Renee McCasker with Jane, Lorraine Phelan with Kerrie.
Kay Phelan
And finally, Shelley and Fiona on a tandem made by Alan.
I suggest you take a trip over to Sepia Saturday to see some more cyclists.


Saturday, March 28, 2015

Sepia Saturday: The Fordson Dexta tractor

Cutting firewood c1975
In the 1970s we bought a farm that was very run down. Nothing on the farm was in working order. The fences were numerous but all were old and had been mended numerous times with extra wire or posts, the house was old and hadn't been repaired at all and had no piped water, the outdoor toilet was way down in the orchard, the orchard was a completely untended (but surprisingly productive), the pasture couldn't be called pasture as it was full of weeds and bracken, the paddocks hadn't been levelled properly so were rough and bumpy and we couldn't stock the farm because the animals would have immediately wandered onto the roads through the broken fences and gates.

But it was cheap so we could afford it and we loved having some land we could call our own, and still do forty years later. Now it is in much better condition all round and is very productive. We no longer live there but we use the house as a holiday house and a local dairy farmer leases the paddocks.


So, the photo. The theme photo for this week's Sepia Saturday is of a tractor in Turkey. So I've chosen to match it with a photo of a tractor on our farm, taken about 1975. My husband and his father are cutting firewood for the wood-burning stoves in the house. The old house had a very old and inefficient wood stove and the only heating in the house was a small wood heater. Timber was in plentiful supply because we were gradually pulling down all the old fences but it had to be sawn into short lengths for the stoves. The photo shows a saw driven by the tractor and when I look at it now I'm amazed at how dangerous it is. It was noisy as well and neither worker is wearing ear protection.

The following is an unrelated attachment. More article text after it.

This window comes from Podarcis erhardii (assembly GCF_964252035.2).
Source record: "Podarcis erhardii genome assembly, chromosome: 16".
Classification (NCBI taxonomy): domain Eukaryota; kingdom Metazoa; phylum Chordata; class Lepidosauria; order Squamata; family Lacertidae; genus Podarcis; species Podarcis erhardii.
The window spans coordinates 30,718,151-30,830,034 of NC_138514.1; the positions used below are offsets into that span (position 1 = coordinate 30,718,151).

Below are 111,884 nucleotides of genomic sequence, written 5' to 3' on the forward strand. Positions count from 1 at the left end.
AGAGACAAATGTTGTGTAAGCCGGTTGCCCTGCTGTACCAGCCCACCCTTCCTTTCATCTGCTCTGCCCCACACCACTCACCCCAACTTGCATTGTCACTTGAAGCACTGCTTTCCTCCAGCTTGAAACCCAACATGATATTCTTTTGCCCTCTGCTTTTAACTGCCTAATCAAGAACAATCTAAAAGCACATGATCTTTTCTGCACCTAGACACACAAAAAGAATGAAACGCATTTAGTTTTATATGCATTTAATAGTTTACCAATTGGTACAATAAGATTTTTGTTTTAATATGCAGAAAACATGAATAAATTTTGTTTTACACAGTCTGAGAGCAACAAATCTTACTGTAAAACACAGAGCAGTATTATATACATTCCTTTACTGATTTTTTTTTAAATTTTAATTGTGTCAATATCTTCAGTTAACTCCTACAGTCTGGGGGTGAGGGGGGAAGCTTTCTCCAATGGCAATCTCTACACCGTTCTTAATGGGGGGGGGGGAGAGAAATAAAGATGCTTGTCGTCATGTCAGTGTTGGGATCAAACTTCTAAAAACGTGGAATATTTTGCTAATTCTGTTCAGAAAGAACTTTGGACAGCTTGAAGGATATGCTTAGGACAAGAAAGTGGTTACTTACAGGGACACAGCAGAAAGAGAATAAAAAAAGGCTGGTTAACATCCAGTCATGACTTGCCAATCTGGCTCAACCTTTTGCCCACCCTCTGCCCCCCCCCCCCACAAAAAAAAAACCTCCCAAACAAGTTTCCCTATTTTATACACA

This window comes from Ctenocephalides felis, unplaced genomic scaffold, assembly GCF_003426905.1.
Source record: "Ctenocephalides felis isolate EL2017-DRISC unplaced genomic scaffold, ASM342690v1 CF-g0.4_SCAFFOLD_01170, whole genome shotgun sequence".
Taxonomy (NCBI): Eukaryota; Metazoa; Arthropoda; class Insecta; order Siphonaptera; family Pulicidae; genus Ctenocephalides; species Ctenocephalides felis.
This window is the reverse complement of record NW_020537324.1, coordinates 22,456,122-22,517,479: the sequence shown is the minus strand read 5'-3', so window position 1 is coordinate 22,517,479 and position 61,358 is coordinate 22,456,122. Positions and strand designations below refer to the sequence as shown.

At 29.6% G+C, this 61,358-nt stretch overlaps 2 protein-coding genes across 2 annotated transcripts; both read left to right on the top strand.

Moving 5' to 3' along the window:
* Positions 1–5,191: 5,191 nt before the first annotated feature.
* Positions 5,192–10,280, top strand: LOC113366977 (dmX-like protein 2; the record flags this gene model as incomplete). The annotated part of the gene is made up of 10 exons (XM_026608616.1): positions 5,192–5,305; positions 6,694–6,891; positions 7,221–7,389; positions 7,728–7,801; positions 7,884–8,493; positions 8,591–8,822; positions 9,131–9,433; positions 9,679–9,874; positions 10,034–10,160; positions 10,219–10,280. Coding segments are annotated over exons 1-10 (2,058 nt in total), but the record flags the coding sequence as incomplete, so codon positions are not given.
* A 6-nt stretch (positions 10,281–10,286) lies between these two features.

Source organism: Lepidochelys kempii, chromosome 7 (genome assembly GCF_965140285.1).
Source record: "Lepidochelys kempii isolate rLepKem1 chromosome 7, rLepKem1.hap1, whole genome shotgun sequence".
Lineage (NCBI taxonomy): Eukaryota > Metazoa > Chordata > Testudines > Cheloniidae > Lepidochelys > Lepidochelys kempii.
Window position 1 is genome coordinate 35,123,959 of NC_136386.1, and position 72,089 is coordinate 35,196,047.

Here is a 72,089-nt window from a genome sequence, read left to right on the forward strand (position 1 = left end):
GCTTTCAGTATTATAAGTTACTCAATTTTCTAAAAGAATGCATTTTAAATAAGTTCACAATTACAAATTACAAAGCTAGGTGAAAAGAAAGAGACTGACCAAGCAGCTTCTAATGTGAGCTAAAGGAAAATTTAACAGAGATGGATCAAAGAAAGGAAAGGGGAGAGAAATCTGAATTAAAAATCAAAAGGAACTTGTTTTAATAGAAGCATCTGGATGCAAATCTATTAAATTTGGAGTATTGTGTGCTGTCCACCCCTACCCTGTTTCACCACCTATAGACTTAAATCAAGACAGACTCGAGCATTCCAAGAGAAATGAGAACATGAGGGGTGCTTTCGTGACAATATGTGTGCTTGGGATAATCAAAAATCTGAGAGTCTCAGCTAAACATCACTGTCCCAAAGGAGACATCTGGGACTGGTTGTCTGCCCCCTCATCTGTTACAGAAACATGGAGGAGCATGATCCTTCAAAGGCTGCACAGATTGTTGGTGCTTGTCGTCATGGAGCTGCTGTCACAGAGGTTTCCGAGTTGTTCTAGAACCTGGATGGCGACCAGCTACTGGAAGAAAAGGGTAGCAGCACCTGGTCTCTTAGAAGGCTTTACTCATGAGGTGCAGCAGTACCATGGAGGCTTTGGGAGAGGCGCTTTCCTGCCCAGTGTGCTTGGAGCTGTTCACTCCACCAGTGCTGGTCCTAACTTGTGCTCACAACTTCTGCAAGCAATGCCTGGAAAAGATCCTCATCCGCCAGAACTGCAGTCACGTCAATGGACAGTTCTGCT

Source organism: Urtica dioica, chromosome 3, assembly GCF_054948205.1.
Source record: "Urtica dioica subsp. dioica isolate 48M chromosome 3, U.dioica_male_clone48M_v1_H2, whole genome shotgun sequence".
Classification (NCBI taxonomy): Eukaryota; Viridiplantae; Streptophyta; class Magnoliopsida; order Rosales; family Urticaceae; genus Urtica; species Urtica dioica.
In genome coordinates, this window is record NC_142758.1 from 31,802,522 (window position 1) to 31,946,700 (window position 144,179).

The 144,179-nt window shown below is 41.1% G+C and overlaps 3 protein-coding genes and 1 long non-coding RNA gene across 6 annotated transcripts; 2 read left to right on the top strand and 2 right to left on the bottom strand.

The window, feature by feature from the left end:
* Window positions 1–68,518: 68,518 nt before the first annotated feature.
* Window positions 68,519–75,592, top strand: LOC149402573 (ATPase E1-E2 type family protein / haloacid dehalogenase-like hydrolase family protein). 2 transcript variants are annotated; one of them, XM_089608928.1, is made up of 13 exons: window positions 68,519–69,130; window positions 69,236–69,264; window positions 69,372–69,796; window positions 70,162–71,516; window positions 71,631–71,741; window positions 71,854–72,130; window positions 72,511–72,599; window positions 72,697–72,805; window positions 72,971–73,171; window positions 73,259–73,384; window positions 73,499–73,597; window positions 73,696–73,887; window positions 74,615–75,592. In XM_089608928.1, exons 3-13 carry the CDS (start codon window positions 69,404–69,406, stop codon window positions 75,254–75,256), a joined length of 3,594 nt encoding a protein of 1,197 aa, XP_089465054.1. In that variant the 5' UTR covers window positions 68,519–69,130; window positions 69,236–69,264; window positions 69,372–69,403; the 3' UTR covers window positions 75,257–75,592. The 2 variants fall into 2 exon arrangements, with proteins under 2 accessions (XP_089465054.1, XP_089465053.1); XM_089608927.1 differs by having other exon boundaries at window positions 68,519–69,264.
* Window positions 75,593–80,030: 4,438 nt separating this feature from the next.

The tractor itself is a red and blue Fordson Dexta (don't know the model) that we borrowed from my father because at that stage we owned absolutely no farming machinery or equipment. I remember doing numerous turns around the paddocks when I was a child, with my dad driving and me (and sometimes other siblings as well) sitting on the wheel arch - completely unsafe of course but we kids survived our childhoods. We all learned to drive dad's tractors from an early age so we could help with the hay-making, feeding out and numerous other tasks around the farm. We still have a Fordson Major tractor but as it's no longer in working order it's a good restoration project for someone in the future.

You can more theme blog over on the Sepia Saturday page.